Study strategies and advice for USMLE no.1

Study strategies and advice for USMLE no.1

November 16th, 2015, (0 Comments)

Hello colleagues,


This week we thought about giving some advice for preparing and taking any USMLE exam, as many are familiar already preparing for a USMLE test is something tedious and time consuming with long hours of study, monumental amounts of information, lots of mnemonics and numerical data and also signs and symptoms, so much information needs a strategy for studying to be able to make long term memories of all that information.


So here are some study strategies and advices that hopefully will help in your preparation:


-Morning Reviews: this means every day before starting with new information you should make a quick review of the things you studied yesterday, while doing this try to rephrase and anticipate what you are reading as well as remember things you may have forgotten.


This will help increase your retention of information; try to keep as little mnemonics as possible in use since they are confusing for making connections with other information.


-Draw the cycles: Some cycles are important for your exams, so much more because they can be used in numerated diagrams without key components in the case they have some, cycles like Krebs, thyroid function, testosterone formation, and many others can be used in a diagram this of course makes things a little bit more complicated if you don’t know them from memory, here is where drawing those cycles from scratch can be very helpful not only will they remain for one test but you will be able to keep reproducing them while you study for your next exam.


-Make a bullet list of facts from every subject: this is really useful to reduce the amount of reading once you are reviewing a subject already studied, also those particularly useless information facts that are also asked may be found in your own words, for example vitamin facts (yes also the ones that are not really an everyday necessity), abuse drugs relevant (for exam purposes) information, etc. the idea is to have all that particular not so logical information about any subject close to remember in a list, also try to make a one page list for each subject so that you can find more easily what you are trying to remember, even when some courses give you their list, re-write it using your own words this makes them easier to remember.


-Ask a lot: if you don’t understand something, if a particular subject or mechanism is not really clear ask a colleague, ask a friend, ask a resident, ask as many times as needed, might be that using their explanations makes you remember more clearly that information during the exam.

It’s better to have doubts or don’t get something right off and get some help during your preparation than getting confused during the exam.


 -Don’t push yourself: burnout is a reality when preparing, everyone knows that feeling of reading without understanding a word, when you feel tired step away from the table do something useful for you, distract yourself, take a shower, call a friend (social interactions are needed in life), play games, listen to music etc. for some this may take a 30 min. break but sometimes more frequently at the end of the day is better to stop and get some time to recharge.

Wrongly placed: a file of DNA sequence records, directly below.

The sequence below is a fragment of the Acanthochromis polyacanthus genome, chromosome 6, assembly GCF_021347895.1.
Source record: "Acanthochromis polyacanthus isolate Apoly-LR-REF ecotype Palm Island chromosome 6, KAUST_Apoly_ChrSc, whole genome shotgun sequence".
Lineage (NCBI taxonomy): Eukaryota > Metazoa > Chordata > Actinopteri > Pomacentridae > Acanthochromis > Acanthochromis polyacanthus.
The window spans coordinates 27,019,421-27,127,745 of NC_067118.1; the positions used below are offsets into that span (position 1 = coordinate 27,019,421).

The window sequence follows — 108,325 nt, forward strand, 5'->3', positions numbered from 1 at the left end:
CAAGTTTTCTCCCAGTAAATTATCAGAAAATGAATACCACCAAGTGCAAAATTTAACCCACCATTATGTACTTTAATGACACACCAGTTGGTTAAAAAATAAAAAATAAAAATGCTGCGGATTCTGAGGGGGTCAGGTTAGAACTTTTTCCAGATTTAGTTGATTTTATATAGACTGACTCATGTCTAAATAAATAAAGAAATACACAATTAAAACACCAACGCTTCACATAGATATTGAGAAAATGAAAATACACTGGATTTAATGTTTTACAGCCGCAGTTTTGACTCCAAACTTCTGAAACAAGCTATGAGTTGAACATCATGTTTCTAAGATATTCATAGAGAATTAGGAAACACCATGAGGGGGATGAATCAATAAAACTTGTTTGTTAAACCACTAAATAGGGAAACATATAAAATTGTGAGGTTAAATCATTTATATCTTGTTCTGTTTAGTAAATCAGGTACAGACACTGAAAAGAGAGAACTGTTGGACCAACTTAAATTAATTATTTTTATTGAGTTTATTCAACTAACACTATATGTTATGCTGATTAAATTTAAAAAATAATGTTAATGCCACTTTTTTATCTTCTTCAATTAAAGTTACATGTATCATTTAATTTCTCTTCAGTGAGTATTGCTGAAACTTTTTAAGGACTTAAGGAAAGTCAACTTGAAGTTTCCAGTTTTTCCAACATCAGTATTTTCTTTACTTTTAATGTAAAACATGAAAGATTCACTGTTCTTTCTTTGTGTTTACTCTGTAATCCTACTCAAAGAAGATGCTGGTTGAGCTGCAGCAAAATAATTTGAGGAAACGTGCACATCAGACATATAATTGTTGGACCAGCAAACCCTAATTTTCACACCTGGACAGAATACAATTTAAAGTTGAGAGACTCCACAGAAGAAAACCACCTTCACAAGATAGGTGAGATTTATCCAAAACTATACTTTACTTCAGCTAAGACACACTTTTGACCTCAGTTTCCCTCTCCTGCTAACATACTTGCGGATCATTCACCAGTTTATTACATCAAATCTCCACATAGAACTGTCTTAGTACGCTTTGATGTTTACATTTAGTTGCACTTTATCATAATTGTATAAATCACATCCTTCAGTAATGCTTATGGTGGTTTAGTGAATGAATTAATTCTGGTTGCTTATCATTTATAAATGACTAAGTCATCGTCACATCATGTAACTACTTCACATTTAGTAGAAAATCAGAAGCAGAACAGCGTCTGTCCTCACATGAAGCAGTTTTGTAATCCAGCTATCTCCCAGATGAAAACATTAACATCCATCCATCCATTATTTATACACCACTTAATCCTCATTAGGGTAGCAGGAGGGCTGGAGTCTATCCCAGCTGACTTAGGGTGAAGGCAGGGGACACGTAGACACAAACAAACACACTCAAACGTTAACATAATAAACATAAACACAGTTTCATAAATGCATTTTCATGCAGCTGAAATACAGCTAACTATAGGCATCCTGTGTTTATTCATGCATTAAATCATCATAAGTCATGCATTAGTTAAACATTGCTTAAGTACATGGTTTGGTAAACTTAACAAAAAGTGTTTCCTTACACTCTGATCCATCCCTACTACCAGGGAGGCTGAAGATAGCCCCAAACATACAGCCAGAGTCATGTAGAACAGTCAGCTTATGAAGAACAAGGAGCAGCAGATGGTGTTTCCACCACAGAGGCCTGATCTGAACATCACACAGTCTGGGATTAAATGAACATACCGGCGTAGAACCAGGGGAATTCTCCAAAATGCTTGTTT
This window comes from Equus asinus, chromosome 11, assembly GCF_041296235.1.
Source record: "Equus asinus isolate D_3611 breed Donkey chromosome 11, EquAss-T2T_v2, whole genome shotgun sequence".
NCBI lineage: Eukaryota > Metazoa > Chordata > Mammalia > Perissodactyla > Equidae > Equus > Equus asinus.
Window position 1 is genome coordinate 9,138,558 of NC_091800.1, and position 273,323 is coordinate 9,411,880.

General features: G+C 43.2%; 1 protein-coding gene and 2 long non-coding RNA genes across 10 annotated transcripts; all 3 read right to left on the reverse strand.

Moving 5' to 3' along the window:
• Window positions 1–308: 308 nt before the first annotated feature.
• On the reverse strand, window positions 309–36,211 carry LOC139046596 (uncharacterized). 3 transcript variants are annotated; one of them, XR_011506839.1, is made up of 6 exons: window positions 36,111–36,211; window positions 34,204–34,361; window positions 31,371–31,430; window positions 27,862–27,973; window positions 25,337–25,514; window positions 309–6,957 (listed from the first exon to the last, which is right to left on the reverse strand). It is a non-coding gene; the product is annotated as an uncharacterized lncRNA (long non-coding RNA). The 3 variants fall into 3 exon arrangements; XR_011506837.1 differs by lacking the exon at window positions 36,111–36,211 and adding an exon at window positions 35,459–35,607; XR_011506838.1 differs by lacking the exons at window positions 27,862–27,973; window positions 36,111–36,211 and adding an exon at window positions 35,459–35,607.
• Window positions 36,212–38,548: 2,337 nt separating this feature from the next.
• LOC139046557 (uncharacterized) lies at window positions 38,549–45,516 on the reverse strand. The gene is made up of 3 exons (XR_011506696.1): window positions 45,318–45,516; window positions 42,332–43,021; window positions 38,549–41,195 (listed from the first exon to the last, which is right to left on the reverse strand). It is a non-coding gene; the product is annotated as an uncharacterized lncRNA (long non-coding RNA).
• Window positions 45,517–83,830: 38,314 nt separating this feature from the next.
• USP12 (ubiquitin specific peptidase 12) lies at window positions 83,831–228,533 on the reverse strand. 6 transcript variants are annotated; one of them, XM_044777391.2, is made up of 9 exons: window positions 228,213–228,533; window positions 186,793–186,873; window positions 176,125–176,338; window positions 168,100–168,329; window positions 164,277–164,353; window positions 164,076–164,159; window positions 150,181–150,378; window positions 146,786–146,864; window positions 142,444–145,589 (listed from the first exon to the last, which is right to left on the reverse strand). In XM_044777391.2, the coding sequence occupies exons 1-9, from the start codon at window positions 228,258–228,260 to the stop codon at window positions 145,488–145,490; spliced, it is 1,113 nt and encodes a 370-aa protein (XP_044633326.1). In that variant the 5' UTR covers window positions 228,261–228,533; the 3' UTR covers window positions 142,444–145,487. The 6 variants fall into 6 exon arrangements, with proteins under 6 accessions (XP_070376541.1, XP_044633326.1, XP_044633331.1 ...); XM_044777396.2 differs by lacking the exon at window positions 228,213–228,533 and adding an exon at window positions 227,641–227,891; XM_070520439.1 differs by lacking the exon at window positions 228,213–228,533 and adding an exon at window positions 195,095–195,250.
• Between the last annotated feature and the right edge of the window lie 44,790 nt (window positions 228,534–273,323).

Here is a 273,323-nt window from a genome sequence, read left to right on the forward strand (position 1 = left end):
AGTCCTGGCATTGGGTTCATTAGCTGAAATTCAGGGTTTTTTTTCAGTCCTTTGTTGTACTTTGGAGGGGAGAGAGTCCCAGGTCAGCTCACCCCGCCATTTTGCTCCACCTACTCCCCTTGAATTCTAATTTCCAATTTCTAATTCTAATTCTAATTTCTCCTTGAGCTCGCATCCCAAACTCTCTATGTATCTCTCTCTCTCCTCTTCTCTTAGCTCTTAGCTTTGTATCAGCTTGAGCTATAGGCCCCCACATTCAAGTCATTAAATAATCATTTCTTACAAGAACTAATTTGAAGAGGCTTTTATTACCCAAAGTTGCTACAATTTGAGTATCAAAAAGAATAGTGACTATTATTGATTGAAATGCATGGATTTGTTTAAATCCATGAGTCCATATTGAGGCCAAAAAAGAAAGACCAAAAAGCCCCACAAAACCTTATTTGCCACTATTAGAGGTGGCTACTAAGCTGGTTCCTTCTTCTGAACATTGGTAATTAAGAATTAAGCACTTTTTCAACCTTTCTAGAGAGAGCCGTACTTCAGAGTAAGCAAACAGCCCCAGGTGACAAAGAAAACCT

-Keep your habits: I know it sound weird, but some people like to stay away from their habits while preparing, if you drink coffee, exercise, drink soda, like to study at night etc. keep those habits while preparing, since we are not equal, its ok to have our own habits for studying.


-Review those answers: when doing question banks, take your time, it’s not a race, the important thing is to review the answers and their explanations since that a form of studying. Also remember to start as early as possible doing questions, we always advice to start as early as possible and make them a part of your everyday study session.


-Learn to identify images: it’s really important to understand what you are looking at, many questions you may find will have images from CT scans, X rays etc. so learn to identify the anatomical structures in those images, especially for heart, pelvic, abdominal and brain images.


-Do some math: For some topics you have to actually make calculations, using data from the questions, so don’t just memorize the formulas, try them, make some exercises using that formulas and apply them, doctors don’t like numbers and that’s  ok, but in this case do some math.


 We hope this helps you achieve your goals, wishing you all luck in your exams,


HFY team.


We would love to hear from you, let us know any advice and strategy to prepare for the exams.


Remember to visit our site at for more on study guides.


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